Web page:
Plano commits not to raise property tax rate as city faces tight budget season

The city of Plano has committed to a tax rate of no higher than $0.4482 per $100 in appraised value. (Courtesy Fotolia)
The city of Plano has committed to a tax rate of no higher than $0.4482 per $100 in appraised value. (Courtesy Fotolia)

The city of Plano has committed to a tax rate of no higher than $0.4482 per $100 in appraised value. (Courtesy Fotolia)

The city of Plano has committed not to raise its property tax rate as it deals with an uncertain financial future and declining revenues from sales taxes and a number of other sources.

Plano City Council directed the city staff Aug. 10 to move forward with a fiscal year 2020-21 tax rate no higher than $0.4482 per $100 of assessed value, unchanged from the previous year. While the city could still adopt a lower rate, it would not be able to adopt a higher one without restarting the legal process that governs municipal property tax rates.

Despite the clarity emerging on the tax rate, the city still faces a great deal of uncertainty as it moves forward on its budget approval process, according to Budget Director Karen Rhodes-Whitley. Even the amount of property taxes that would be collected are up in the air, she said, as the Collin and Denton appraisal districts continue to process protests from homeowners on a delayed schedule because of the coronavirus pandemic.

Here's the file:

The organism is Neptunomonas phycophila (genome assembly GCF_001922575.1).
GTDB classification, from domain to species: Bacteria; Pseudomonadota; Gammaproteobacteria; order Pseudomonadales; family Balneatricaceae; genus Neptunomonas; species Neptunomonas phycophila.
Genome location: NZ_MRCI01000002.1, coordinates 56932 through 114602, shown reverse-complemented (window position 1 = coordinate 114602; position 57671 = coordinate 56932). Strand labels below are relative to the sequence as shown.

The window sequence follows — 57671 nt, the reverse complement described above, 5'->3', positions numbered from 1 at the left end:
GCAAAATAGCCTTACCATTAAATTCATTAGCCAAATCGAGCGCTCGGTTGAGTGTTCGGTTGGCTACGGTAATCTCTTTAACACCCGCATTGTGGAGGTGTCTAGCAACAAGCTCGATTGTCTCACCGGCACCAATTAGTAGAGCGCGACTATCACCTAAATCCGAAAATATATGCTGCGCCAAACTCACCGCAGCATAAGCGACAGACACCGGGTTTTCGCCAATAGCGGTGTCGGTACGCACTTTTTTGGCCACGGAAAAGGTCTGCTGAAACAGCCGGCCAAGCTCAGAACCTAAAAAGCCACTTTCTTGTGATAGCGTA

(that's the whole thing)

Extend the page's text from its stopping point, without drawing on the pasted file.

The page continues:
Further complicating the process, the city has been grappling with the exact definition of the "no new revenue" rate under state law that went into effect this year, Rhodes-Whitley told council members. The delayed protest process leaves unclear whether the city is allowed to count properties that are going through the protest process when it determines the rate at which it is not taking in additional revenue from existing properties over last year's collection levels.

The result is that the city's tax rate may actually lead to less revenue being collected from property taxes year over year, although that has yet to be determined, Rhodes-Whitley said.


In all, the city has asked departments to slash 5% from their proposed budgets to account for some of this uncertainty, City Manager Mark Israelson said. Still, even with these cuts, the city is planning for nearly $605 million in expenditures next year, a roughly $3 million increase.

Plano City Council will meet Aug. 15 for a work session to go over more details of the budget. Council is expected to vote on the final version Sept. 14.